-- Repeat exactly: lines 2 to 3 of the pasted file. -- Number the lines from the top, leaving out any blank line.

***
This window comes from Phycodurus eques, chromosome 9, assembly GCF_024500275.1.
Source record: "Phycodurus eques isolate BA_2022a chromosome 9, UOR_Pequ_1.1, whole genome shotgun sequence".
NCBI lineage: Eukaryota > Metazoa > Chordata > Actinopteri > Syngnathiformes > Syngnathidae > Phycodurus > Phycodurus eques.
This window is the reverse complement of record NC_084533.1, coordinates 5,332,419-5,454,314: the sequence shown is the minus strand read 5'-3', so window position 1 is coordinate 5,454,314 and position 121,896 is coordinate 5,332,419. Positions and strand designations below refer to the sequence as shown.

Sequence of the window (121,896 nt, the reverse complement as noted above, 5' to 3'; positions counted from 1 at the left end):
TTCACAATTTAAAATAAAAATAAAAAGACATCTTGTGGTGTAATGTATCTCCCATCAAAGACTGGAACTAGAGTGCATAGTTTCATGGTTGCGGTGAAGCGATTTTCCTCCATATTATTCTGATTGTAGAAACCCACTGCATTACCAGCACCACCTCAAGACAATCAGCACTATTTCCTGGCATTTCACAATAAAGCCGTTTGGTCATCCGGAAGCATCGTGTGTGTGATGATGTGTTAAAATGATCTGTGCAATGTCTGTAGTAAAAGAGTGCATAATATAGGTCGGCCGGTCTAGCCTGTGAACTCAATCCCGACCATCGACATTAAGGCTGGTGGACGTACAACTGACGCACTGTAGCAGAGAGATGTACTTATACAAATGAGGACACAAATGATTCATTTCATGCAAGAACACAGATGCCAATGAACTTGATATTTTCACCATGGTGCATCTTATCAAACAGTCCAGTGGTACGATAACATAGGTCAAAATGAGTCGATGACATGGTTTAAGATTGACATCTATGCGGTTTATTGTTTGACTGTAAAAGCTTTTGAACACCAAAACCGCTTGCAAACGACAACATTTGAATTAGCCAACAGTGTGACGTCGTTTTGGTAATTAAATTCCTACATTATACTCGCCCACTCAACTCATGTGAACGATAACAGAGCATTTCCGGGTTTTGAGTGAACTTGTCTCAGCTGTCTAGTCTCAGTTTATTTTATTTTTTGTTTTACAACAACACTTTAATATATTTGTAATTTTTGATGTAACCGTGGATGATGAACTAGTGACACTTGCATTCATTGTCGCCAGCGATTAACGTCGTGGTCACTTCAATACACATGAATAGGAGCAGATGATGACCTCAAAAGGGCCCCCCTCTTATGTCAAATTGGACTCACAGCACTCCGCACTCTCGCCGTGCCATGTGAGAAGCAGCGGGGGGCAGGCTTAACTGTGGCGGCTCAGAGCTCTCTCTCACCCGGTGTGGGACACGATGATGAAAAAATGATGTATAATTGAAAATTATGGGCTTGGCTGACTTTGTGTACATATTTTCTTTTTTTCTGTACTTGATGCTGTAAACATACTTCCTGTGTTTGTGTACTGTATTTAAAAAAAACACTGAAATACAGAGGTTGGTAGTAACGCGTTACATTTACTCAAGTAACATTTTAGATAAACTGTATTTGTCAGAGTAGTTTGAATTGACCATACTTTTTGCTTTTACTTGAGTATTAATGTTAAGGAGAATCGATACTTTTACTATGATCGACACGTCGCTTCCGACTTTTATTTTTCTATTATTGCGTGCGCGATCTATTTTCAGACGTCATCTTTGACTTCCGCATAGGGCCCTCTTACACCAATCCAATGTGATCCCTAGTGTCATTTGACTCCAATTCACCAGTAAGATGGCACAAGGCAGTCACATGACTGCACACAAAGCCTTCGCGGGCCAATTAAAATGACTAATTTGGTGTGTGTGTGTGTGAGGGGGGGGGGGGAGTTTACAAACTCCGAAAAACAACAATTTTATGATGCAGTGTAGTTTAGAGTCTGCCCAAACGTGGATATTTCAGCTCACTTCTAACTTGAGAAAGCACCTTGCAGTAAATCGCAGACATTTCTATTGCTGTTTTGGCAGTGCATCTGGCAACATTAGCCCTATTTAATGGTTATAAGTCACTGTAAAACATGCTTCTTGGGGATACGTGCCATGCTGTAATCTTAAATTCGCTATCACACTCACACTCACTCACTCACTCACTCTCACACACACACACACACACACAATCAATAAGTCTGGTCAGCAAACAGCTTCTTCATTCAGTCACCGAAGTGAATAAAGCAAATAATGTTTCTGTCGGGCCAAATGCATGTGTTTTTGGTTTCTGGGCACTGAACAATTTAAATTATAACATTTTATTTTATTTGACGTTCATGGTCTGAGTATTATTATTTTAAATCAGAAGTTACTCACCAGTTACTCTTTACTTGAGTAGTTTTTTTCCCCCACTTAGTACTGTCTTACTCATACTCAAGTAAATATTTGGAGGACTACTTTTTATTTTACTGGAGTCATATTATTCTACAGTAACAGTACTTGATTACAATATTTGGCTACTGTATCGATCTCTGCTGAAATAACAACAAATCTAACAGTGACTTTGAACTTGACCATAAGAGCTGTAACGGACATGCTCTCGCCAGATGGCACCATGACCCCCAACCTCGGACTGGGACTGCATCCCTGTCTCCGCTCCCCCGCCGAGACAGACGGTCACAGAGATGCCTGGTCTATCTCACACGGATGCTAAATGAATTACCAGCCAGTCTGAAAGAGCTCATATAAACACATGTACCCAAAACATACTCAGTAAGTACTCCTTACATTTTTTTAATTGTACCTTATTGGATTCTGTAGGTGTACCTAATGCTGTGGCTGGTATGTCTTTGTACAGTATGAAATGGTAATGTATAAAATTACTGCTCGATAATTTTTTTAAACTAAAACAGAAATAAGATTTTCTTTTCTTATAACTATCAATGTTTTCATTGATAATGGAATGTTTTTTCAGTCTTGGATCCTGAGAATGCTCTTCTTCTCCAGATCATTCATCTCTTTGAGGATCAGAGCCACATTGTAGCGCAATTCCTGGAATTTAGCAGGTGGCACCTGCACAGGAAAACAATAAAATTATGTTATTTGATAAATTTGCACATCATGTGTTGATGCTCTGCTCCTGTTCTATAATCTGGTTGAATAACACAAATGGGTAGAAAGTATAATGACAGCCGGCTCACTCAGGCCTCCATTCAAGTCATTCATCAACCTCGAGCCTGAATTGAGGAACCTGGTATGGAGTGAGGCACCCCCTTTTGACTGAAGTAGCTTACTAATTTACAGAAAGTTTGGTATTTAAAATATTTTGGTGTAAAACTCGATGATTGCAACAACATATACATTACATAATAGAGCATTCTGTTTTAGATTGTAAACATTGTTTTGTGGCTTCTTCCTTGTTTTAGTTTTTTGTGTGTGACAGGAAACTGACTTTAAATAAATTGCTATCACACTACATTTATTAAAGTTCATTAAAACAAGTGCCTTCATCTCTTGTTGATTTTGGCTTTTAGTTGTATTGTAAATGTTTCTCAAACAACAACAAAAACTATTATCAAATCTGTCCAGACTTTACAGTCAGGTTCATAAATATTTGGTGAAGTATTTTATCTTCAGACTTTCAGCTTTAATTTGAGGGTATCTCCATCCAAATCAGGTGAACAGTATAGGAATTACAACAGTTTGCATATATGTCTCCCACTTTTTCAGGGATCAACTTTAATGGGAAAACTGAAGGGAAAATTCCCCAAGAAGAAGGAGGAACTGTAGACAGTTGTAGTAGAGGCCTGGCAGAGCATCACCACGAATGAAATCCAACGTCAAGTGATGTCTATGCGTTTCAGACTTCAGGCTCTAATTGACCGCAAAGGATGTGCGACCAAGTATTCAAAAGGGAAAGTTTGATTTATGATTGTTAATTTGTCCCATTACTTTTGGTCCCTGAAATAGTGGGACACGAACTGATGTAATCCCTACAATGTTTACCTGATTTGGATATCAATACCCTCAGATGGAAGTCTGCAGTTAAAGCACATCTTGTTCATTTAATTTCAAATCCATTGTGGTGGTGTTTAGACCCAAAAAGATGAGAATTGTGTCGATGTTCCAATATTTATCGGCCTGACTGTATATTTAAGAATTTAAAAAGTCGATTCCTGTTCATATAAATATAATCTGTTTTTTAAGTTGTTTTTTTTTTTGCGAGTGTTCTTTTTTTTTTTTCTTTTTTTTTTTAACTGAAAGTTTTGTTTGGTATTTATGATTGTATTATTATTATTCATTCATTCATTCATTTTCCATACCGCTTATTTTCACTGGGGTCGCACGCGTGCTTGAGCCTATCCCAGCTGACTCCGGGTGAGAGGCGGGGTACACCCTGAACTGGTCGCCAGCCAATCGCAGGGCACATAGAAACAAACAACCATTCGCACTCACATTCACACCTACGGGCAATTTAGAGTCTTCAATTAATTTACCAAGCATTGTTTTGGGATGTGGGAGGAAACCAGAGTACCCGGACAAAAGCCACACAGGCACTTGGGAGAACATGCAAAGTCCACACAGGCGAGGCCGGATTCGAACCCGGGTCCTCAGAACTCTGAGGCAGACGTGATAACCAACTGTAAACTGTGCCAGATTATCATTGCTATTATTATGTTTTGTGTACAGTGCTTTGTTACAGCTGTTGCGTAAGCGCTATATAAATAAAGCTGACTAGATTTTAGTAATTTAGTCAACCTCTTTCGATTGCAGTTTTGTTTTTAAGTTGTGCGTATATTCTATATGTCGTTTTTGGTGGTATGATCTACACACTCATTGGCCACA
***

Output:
Source record: "Phycodurus eques isolate BA_2022a chromosome 9, UOR_Pequ_1.1, whole genome shotgun sequence".
NCBI lineage: Eukaryota > Metazoa > Chordata > Actinopteri > Syngnathiformes > Syngnathidae > Phycodurus > Phycodurus eques.